Downstairs was the “Experience” museum which was very cleverly done. You sat down for a briefing as if you were one of the soldiers taking part. It was all very upbeat, promising success and that the operation would bring on the end of the war. Then you walk through the exhibition as if you were walking through the town, you can go into buildings, there are cars with models of dead soldiers in them, honestly it's horrific and does warn you that before you go in. It really brings it home. Towards the end you go through the retreat, showing pictures on the wall of people trying to get across the river. Right at the very end there is a graph on the wall of all the people involved in the battle. Each person involved had a mark on the wall and it really hit it home to me. I have done a quick graph of what it looked like. The high point was so far up the wall that it was difficult to see the top. Only a third of the troops involved actually got back.

Having come out into the daylight again we sat outside and reflected on what we had seen. It's difficult to believe that despite having lost 1,000 civilians and then many more starved during the following winter because their homes and livelihoods had been lost, yet they still commemorate the efforts of the Allies and thank them for “trying”. Of course by the time Arnhem was finally liberated there was hardly anyone left in the town to celebrate.

I think the reason this has struck me was because that museum is where it happened. We had crossed the street that the troops had used to get to Arnhem, we were walking around the grounds of the Hotel that had been the HQ and you could really “feel” the horrors of the battle. We do have museums and memorials in the UK but they just don't have the same effect as we were lucky enough not to have been invaded and therefore you don't get that “feel” of it all happened here.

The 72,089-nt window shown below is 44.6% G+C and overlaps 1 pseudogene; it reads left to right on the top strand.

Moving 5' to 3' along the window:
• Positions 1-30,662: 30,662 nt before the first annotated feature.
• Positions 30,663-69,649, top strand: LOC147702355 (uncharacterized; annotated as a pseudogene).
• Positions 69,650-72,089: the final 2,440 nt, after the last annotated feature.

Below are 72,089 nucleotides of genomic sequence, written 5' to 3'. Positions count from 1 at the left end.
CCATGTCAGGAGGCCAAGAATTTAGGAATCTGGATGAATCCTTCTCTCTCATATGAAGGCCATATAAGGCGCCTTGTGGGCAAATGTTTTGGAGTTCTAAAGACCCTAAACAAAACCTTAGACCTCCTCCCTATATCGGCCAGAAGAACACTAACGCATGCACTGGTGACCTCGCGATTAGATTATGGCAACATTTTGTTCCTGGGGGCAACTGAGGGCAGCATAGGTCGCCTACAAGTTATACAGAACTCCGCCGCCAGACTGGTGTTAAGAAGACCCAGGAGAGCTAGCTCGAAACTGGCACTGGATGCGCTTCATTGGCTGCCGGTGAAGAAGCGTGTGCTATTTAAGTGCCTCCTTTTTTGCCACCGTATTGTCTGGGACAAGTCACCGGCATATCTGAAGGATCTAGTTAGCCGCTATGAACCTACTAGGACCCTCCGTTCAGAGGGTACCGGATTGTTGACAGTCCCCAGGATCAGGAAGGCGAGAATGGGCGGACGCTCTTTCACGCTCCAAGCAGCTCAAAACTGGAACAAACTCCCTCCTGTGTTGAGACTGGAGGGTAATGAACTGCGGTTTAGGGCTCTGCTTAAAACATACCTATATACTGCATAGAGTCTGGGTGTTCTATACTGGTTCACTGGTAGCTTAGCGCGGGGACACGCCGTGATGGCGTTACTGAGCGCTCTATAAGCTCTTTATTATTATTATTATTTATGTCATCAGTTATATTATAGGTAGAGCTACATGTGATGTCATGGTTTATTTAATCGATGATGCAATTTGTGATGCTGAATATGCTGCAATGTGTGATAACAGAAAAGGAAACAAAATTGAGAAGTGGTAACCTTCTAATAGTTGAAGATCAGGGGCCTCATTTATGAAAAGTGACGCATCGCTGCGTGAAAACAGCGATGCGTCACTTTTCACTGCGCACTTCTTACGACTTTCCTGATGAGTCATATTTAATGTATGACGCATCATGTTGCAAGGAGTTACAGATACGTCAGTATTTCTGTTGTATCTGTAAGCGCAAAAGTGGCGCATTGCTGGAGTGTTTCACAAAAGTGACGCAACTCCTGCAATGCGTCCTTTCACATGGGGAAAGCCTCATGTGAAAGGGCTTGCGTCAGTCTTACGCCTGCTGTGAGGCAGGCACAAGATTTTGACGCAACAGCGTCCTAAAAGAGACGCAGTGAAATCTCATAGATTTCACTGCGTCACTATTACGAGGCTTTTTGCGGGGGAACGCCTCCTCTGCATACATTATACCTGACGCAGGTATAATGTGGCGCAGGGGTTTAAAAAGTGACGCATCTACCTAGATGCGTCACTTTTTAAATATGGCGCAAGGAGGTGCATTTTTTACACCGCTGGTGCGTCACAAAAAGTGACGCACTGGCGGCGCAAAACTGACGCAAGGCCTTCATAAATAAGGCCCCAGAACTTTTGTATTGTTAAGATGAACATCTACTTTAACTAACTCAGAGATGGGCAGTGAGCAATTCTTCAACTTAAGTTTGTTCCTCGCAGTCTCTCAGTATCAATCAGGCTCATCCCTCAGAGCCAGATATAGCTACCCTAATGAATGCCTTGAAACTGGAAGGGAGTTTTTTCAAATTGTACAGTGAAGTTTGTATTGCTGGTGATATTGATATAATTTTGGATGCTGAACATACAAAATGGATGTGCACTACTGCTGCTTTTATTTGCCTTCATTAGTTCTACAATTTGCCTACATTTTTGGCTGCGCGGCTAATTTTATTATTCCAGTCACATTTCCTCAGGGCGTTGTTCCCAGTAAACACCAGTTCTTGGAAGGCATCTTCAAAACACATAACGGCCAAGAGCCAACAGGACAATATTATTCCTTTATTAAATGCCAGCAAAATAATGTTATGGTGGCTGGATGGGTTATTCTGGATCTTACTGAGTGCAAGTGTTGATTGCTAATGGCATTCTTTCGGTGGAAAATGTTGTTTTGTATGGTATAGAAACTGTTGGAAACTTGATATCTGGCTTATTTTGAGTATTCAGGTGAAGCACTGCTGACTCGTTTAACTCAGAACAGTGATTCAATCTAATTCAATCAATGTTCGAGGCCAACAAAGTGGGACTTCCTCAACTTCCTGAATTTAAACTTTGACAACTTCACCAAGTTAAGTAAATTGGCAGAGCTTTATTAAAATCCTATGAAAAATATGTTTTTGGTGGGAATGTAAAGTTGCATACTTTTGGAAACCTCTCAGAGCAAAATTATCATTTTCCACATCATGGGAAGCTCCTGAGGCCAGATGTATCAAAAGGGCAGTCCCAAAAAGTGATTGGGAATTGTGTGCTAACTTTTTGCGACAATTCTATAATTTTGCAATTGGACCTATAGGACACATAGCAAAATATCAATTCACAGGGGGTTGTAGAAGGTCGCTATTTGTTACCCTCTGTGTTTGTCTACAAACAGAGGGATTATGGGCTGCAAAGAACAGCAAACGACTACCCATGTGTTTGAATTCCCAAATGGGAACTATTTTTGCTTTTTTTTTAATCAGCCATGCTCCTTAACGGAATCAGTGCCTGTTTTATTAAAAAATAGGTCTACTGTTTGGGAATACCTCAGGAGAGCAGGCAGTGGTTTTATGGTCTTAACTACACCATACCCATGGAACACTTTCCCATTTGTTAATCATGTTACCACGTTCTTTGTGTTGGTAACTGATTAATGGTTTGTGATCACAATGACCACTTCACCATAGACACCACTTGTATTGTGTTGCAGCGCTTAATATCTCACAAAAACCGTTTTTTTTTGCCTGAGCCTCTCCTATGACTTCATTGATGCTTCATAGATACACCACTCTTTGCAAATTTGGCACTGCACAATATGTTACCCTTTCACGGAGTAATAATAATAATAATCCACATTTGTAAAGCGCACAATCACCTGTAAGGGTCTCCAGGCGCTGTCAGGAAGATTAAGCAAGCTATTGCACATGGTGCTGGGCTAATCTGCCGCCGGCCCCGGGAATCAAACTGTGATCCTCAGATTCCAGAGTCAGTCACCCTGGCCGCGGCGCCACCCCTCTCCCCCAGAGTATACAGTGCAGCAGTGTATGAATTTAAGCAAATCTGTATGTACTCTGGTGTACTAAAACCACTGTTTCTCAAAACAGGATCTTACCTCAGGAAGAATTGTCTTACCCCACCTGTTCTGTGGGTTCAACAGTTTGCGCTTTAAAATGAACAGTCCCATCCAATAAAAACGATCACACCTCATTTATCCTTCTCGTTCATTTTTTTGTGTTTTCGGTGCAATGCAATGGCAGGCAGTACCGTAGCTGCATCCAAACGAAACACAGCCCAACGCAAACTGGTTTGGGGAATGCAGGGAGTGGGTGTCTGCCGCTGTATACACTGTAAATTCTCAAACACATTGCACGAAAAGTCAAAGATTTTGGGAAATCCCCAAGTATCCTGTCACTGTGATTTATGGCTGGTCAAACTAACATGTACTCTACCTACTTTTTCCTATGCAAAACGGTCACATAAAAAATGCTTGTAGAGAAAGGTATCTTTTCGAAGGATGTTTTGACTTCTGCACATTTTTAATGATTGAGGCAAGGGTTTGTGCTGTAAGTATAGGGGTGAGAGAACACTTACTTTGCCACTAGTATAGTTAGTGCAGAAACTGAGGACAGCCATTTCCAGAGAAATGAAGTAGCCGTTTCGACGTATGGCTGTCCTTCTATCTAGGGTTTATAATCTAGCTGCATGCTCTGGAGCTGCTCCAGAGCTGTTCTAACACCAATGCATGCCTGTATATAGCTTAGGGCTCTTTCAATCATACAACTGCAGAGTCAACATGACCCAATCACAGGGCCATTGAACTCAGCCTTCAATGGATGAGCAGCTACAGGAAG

I'm afraid that I've been a bit of a Phillistine during my life, not really that involved in any “stuff” that didn't affect me directly, but Iain loves his history and I must admit it's been quite an education for me. Unfortunately Iain doesn't always appreciate that people don't know as much as him and that something that is quite simplistic to him is actually education for someone else. He loves to watch history programs on TV but just sits there moaning about how simplistic they are and I end up telling him to shut up and listen because he might actually learn something!!!

I remember going to Rome with him, it was our first trip together and he knew all about it and never wanted to hire those headsets to tell you all about the place. I of course was trying to impress and didn't like to admit that I knew very little, so I just wandered around learning nothing and smiling

We've done quite a lot of war “stuff” over the past few years, we've visited war cemeteries, both British and Allied; we've done the Normandy beaches and seen the mulberry harbour; we've been to the Menin Gate a couple of times; we've been to the Blockhaus, where I couldn't go into the wagon that was used to transport the Jews and we've been to Epercles, where a man sat crying his eyes out during one of the films; but nothing struck me quite like the museum in Oosterbeek. I think I've had enough of war stuff now, but we must never forget.

So we were off again. The satnag showed us a route which would take us over the wrong bridge but Iain said that was OK, he just wanted to see it. But somehow it changed it's route suddenly and there we were crossing the “right” John Frost Bridge. It looks just like it did in the '40's.

The John Frost Bridge

Once across the bridge we blindly followed the satnag but for some reason the co-ordinates were wrong. We ended up down yet another blind alley which turned out to be about 5 miles from where we should have been. Re-programmed we set off for the Aire. Now this was not somewhere that you would just stumble across, in a residential area, next to a lake. We missed the entrance first time round though, and that's when we discovered that the satnag, once having delivered you to your destination, doesn't re-program when you go past but simply gives up as it has already done it's job – one to remember!!!

August in Arnhem

The Aire was ok, but pretty bleak, we were the only van there and of course it was raining – again.

Never mind, we slept ok and then set off the next day for the Romantic Rhine, which I can tell you wasn't very romantic when we got there!!!!  But that's for my next post...............................

1 comment:

  1. Good article Wendy, might be somewhere we will visit in the future.

    Many Thanks